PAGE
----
The Ministry of Defence (MoD) has been issued with a Crown Censure after a Royal Navy engineering technician was killed during lift maintenance work. Leading engineering technician Neal Edmonds, originally from Kidderminster, was crushed between a moving lift and the lift shaft on 11 June 2014. The 42-year-old was carrying out maintenance work on a lift on board HMS Bulwark, which was alongside in Devonport. A Health and Safety Executive (HSE) investigation found the MoD failed to ensure there was a safe system of work to control the risks associated with lift maintenance. As a government body, the MoD cannot face prosecution in the same way as private or commercial organisations and a Crown Censure is the maximum sanction a government body can receive. HSE’s deputy director of Field Operations, Jane Lassey, said: “The risks arising from maintenance operations are well known and suitable measures required to reduce these risks are understood. Like any employer, the MoD has a responsibility to reduce dangers to its personnel, as far as they properly can, and in this case they failed Neal Edmonds.” By accepting the Crown Censure, the MoD admitted a criminal breach of safety law.
A manufacturing company and its contractor have been prosecuted for their criminal failure to prevent asbestos exposures during the cleaning of an asbestos cement roof. Carter Brothers (Rochdale) Ltd contracted Frank Allan, trading as Jet Blast and Maintenance, to clean its premises in September 2016. Greater Manchester Magistrates’ Court heard that the work to clean the roof was unnecessary and had not been agreed in advance with the landlord of the property. However, an industrial high pressure jet washer was used to clean the fragile asbestos cement roof. Asbestos was subsequently found in debris around the premises. A Health and Safety Executive (HSE) investigation found that the contractor had failed to identify the risks involved or to take the measures necessary to prevent exposures to asbestos. It also found Carter Brothers had not selected a suitable contractor and did not monitor or supervise the work being carried out by Frank Allan on the roof. If the work had been necessary, the company should have employed a specialist contractor with access to specialist cleaning equipment. Carter Brothers (Rochdale) Ltd pleaded guilty to a criminal safety offence and was fined £8,000 with £3,913.94 costs. Frank Allan pleaded guilty to two criminal breaches of the Control of Asbestos Regulations 2012 and was fined £330 with £3,910.94 costs. HSE inspector Lisa Bailey commented: “Asbestos can cause serious diseases and still kills around 5,000 workers per year. If the appropriate control measures had been taken then workers and members of the public would not have been put at risk.”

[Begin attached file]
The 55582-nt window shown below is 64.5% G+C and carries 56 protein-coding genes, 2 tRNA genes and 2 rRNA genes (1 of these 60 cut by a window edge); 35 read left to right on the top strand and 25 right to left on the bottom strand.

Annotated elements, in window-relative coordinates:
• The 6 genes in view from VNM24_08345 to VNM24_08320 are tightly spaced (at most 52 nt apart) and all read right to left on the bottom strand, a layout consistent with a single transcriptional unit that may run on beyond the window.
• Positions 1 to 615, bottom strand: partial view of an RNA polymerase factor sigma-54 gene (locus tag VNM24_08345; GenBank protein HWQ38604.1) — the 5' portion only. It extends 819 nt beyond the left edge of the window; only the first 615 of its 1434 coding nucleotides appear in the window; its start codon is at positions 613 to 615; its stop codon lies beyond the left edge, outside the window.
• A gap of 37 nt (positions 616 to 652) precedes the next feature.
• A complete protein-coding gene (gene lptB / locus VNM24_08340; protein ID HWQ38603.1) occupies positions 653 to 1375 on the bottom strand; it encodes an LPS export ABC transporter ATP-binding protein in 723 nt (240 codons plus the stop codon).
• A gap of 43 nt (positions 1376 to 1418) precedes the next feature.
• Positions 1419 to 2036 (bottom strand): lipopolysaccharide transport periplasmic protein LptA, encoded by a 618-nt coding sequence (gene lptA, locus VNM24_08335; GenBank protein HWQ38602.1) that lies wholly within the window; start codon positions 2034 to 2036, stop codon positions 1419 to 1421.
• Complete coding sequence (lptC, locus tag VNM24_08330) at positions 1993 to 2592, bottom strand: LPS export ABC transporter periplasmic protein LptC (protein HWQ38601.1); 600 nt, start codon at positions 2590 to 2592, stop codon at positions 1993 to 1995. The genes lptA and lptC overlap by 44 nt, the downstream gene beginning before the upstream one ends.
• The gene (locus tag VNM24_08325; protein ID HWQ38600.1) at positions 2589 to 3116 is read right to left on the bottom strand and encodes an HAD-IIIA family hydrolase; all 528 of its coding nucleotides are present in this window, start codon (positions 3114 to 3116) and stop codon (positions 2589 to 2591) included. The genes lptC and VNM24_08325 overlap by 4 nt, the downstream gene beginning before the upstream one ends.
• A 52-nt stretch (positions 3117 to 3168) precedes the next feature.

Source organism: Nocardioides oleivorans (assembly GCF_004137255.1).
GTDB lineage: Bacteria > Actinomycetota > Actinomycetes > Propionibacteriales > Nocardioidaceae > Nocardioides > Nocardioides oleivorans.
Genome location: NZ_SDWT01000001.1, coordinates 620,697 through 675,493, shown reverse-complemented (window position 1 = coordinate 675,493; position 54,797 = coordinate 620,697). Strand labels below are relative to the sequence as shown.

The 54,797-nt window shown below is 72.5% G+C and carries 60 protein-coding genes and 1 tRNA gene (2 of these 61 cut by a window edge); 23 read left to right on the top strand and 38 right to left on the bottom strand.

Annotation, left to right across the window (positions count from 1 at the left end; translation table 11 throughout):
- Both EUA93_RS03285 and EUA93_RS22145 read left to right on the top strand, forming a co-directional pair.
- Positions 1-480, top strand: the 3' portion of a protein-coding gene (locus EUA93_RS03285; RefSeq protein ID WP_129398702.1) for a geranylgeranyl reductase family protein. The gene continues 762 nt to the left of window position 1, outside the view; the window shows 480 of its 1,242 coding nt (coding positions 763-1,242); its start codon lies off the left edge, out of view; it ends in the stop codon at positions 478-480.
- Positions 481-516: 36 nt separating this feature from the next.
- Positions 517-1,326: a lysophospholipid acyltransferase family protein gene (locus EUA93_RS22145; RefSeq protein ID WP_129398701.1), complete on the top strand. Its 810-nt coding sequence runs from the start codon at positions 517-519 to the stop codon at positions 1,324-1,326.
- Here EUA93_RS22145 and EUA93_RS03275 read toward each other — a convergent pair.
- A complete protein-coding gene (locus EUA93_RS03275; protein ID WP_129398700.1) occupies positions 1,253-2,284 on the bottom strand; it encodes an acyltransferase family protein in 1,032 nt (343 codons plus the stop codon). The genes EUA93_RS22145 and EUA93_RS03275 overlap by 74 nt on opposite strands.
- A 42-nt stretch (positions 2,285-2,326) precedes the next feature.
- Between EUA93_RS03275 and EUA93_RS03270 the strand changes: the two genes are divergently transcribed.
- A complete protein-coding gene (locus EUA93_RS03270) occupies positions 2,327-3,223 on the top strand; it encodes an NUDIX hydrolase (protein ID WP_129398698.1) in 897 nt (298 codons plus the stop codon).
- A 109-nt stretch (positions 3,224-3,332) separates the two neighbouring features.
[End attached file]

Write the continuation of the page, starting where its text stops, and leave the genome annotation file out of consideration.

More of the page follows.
Unpoliced workplaces and high death rates in Georgia are the target of a global cyber campaign. The Georgian Trade Union Confederation (GTUC) has teamed up with online labour campaign group Labourstart to call for an end to the carnage. They note: “Since the abolition of the labour inspection in 2006 by the Georgian government, people continue to die at work on a daily basis. The statistics are shocking - 460 workers have died and another 796 were injured, and those numbers are rising.” Despite an ‘Association Agreement’ with the European Union that includes a commitment from the Georgian government to establish a system of labour inspection, this hasn’t happened, GTUC and Labourstart say. “In February 2018 it proposed to parliament an absolutely empty draft labour law, which among other things created a labour inspection with no mandate to freely visit workplaces, to inspect violations of labour rights or to impose fines or penalties. Georgia needs a genuine and effective Labour Inspection and decent work standards.” On 14 February, Tbilisi State University students’ movement held a protest rally and march in solidarity with Georgian workers injured or killed at work. The rally was organised after a 26-year-old construction worker, Jarji Janjalashvili, fell to his death off the fifth floor of a building this month.
Ÿ GTUC news release. Georgian Trade Union Confederation/Labourstart campaign – sent a message to the Georgian government. Georgia Today and follow up article.